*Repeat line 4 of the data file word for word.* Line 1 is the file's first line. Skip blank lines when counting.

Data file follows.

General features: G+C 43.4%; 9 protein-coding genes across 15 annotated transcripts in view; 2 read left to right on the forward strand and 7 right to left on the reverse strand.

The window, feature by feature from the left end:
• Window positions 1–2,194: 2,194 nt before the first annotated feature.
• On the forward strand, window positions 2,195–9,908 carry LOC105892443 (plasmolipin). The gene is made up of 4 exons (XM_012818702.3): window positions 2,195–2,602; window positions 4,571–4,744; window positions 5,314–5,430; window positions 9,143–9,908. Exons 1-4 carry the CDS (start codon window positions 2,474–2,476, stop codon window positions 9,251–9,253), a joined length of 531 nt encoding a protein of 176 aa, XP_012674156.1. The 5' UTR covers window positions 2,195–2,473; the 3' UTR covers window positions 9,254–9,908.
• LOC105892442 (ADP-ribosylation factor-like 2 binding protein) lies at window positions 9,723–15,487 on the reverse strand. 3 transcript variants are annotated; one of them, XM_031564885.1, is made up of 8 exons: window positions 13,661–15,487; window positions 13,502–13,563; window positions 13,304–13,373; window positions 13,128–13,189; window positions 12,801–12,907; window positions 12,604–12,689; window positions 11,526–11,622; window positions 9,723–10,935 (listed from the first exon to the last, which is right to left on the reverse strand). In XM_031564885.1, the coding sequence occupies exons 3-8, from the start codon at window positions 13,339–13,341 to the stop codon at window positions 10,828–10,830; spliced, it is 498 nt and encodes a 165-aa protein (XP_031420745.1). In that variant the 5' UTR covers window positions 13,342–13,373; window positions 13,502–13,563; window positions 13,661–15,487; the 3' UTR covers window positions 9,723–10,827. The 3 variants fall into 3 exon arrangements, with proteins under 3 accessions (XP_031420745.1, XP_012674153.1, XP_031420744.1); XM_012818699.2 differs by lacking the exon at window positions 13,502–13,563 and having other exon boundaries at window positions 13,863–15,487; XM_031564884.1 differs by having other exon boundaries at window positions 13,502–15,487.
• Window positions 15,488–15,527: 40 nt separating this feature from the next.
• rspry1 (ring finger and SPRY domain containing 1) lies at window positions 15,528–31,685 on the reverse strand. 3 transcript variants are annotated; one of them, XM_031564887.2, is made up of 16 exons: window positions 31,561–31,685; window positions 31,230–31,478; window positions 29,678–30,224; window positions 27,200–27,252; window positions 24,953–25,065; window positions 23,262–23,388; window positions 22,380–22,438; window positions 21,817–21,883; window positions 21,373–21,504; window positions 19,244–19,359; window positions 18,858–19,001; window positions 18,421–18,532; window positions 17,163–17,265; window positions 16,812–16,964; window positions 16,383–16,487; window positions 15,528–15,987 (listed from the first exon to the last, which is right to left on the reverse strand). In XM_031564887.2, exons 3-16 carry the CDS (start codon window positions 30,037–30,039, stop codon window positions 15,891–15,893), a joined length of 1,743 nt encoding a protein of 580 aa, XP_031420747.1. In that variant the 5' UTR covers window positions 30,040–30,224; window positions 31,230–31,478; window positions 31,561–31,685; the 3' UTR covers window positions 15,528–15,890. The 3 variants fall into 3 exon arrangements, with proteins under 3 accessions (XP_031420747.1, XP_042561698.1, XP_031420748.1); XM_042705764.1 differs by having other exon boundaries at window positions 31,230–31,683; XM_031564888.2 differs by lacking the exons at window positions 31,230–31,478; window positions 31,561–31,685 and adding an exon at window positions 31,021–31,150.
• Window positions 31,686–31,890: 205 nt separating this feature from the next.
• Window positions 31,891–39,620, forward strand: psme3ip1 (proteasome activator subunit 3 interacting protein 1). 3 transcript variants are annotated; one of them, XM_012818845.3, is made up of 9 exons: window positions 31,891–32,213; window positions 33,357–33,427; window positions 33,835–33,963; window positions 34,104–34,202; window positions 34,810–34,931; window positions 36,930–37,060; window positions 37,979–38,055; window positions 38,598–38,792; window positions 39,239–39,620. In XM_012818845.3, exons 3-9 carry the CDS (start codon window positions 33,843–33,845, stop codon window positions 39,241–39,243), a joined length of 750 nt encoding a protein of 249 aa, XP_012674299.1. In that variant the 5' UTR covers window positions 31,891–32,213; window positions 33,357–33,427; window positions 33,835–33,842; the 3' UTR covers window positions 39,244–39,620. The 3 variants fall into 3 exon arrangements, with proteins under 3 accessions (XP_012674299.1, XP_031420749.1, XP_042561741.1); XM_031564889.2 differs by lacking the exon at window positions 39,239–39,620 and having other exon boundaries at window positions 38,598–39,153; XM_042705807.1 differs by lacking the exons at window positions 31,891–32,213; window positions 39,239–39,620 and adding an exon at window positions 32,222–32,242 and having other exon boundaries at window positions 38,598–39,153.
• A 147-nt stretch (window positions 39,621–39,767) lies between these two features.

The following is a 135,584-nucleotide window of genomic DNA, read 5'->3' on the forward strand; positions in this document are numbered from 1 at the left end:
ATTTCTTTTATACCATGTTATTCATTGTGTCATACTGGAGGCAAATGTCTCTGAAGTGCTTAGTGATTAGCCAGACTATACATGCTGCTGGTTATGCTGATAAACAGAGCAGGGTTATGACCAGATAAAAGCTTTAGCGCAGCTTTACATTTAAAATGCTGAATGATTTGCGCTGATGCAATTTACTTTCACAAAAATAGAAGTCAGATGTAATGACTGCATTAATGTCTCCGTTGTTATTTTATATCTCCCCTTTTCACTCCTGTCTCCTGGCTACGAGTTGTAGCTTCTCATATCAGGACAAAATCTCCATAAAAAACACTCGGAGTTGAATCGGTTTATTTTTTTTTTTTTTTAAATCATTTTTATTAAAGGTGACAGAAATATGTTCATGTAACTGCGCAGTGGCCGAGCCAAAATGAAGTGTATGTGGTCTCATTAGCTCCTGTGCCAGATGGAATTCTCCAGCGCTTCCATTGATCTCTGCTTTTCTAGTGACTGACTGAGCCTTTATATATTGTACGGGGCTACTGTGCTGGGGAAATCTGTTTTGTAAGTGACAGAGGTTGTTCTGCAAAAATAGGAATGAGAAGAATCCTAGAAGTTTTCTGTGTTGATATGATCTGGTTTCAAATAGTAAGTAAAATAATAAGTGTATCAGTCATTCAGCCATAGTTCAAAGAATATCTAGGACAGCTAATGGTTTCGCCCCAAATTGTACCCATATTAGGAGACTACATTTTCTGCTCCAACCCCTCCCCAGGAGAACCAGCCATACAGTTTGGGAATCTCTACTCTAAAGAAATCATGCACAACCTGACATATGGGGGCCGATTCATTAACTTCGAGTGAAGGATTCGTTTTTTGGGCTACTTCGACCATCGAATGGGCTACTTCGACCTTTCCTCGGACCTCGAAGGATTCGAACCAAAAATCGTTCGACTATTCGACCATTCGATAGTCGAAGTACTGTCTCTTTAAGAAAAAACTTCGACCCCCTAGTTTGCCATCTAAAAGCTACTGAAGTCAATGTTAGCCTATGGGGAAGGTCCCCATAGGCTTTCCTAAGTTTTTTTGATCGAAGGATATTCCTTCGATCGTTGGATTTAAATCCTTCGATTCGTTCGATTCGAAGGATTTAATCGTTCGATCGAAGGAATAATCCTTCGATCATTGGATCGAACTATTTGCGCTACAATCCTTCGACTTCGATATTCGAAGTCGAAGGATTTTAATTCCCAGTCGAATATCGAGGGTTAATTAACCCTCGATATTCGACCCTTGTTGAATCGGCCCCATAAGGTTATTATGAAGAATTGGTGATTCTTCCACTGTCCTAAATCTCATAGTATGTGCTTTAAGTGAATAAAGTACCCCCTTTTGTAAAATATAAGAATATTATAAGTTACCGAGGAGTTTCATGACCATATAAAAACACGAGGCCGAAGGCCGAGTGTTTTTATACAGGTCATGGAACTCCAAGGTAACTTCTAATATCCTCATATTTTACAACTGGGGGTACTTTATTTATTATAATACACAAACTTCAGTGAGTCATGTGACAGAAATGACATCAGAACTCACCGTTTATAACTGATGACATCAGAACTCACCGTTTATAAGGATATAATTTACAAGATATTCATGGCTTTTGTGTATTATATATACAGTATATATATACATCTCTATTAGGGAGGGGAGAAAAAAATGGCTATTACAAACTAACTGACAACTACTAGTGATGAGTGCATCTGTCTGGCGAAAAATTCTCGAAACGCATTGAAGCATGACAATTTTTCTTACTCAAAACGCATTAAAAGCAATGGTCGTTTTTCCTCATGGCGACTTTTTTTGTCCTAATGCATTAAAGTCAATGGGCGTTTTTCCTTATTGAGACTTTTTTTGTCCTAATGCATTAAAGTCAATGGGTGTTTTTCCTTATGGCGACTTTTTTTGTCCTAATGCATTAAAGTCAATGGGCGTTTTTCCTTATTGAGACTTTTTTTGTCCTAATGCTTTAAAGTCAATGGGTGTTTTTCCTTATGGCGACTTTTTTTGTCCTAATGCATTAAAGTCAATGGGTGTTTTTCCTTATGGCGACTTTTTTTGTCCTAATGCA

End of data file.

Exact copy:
• On the forward strand, window positions 2,195–9,908 carry LOC105892443 (plasmolipin). The gene is made up of 4 exons (XM_012818702.3): window positions 2,195–2,602; window positions 4,571–4,744; window positions 5,314–5,430; window positions 9,143–9,908. Exons 1-4 carry the CDS (start codon window positions 2,474–2,476, stop codon window positions 9,251–9,253), a joined length of 531 nt encoding a protein of 176 aa, XP_012674156.1. The 5' UTR covers window positions 2,195–2,473; the 3' UTR covers window positions 9,254–9,908.